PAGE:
Apple v Samsung patent litigation: Federal Court appoints two-judge panel
On Monday 25 February 2013, Apple and Samsung returned to the Federal Court of Australia to resume their long-running patent dispute relating to each other’s smartphone and tablet products. However, for the first time in the history of the Federal Court, a two-judge panel has now been appointed to hear the trial at first instance. Justice David Yates has now joined Justice Annabelle Bennett who has been presiding over the case since its commencement in July 2011.
The complexity of the case and the sheer volume of material likely to be considered by the Court may be the reason behind the appointment of a second judge. Apple is alleging that Samsung has infringed 19 of its patents. In return, Samsung has launched a cross-claim seeking to revoke some of those patents. Samsung has also alleged that Apple has infringed some of its patents. It is quite unusual for patent infringement litigation in Australia to involve more than a handful of claims, and the large number of patents generally applicable to a tablet or smartphone may go some way to explaining the size of the case.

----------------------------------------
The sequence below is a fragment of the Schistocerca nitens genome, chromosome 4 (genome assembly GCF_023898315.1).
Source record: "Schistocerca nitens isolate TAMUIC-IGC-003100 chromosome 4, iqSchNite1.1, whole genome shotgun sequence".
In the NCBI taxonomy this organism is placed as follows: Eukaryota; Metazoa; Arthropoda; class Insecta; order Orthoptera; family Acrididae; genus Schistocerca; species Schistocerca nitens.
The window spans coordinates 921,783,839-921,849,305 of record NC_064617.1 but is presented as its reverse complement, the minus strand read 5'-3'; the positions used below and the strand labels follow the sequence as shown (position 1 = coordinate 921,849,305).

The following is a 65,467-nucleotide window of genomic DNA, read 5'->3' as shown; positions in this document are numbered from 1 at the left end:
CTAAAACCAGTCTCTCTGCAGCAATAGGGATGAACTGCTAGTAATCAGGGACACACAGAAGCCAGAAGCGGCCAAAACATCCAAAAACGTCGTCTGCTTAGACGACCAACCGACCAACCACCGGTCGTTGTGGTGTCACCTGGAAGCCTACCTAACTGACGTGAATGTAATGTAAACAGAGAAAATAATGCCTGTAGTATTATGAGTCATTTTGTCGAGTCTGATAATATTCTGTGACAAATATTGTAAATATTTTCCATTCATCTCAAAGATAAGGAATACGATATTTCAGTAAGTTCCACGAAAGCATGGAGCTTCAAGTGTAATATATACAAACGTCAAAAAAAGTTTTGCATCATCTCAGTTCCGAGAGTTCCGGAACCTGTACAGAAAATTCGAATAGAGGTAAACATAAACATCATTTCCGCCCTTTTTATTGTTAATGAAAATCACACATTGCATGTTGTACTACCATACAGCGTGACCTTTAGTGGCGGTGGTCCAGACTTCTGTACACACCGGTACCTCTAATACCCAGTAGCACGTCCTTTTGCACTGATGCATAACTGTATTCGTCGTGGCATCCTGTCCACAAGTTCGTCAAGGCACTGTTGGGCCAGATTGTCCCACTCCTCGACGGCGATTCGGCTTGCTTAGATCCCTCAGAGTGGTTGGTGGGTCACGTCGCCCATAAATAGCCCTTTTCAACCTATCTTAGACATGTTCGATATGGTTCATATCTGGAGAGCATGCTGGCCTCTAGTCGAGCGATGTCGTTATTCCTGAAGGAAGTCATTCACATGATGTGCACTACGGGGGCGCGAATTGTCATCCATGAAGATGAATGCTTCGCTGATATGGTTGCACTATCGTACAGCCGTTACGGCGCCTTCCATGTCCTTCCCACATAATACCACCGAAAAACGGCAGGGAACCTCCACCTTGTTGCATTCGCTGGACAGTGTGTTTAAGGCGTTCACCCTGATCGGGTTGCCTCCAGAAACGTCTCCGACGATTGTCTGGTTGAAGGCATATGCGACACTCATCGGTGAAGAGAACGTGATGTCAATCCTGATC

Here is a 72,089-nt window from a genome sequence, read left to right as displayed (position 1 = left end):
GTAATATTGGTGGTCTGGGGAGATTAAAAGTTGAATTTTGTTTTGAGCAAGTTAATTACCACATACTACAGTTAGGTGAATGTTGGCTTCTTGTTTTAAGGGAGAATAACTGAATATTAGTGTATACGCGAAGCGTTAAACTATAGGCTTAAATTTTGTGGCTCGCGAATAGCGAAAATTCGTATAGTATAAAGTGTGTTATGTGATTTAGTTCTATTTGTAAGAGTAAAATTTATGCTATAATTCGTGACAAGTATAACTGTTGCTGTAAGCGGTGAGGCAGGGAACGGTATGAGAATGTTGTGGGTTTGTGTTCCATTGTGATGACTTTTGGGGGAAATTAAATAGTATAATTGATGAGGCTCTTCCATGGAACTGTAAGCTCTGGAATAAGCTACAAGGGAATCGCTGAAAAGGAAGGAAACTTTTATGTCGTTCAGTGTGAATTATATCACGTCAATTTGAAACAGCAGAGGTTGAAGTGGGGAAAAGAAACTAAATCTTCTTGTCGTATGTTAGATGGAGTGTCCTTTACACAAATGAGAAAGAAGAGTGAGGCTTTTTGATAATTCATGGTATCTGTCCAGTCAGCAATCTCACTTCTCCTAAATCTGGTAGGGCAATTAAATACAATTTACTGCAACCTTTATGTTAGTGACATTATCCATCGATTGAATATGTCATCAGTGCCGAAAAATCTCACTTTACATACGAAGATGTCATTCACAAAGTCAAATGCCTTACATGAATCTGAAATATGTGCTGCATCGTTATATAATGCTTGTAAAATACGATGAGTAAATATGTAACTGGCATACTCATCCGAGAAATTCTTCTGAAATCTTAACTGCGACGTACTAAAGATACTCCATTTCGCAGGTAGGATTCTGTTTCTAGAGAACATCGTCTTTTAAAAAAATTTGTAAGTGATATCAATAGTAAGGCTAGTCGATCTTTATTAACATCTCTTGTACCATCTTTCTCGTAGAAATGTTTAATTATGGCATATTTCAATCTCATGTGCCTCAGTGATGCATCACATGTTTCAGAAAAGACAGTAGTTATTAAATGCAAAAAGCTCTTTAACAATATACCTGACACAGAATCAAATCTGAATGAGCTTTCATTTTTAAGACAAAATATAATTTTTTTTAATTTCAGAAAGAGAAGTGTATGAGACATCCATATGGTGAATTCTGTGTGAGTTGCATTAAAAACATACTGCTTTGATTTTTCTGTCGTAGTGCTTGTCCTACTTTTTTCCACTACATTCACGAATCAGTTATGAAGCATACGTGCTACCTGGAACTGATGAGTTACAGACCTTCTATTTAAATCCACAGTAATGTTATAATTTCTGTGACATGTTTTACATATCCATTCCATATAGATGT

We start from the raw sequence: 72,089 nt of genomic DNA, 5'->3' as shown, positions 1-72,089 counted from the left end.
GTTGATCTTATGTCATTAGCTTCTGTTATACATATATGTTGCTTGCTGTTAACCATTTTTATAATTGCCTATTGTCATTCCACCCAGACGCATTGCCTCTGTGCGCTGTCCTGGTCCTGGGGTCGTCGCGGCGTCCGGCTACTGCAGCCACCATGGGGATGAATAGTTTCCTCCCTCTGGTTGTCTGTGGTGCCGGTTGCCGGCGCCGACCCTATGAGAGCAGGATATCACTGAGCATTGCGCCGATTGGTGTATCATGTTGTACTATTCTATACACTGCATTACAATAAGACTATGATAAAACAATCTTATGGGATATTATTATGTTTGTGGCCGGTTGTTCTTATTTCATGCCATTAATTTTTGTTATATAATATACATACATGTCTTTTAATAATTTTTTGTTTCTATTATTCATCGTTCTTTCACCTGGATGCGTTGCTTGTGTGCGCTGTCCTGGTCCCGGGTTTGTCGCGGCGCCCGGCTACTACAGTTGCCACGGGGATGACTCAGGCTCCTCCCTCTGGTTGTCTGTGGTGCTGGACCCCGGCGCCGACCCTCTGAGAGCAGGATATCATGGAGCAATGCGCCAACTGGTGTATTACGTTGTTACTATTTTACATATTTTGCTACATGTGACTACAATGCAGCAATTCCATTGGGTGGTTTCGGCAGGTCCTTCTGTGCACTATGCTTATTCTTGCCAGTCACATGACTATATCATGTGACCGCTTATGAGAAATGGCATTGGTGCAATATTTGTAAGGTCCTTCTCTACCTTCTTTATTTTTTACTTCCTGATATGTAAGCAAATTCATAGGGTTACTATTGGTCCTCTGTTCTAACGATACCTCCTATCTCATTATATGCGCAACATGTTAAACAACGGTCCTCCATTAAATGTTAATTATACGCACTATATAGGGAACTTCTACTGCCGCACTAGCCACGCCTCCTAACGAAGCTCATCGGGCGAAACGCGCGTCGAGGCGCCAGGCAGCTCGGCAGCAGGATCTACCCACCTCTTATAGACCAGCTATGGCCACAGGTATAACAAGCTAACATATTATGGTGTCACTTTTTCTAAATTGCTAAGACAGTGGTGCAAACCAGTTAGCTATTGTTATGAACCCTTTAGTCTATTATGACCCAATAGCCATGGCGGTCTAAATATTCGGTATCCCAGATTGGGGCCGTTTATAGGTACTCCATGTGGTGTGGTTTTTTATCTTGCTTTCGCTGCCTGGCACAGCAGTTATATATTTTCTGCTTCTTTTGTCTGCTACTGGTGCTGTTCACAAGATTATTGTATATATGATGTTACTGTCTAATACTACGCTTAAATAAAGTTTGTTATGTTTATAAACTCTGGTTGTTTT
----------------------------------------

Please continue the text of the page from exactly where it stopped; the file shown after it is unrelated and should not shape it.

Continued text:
Typically in Federal Court cases in Australia, a single judge hears a trial at first instance and if that decision is subsequently appealed, a panel comprising an odd number of judges (usually three) is appointed to hear the appeal. Having two judges hear the initial case raises the interesting question of what the overall verdict will be if the two judges reach different conclusions. The Court may also divide the issues to be determined, so that each judge decides different parts of the case, thereby reducing the possibility of inconsistent judgments.
The trial is currently expected to run until at least the end of 2013.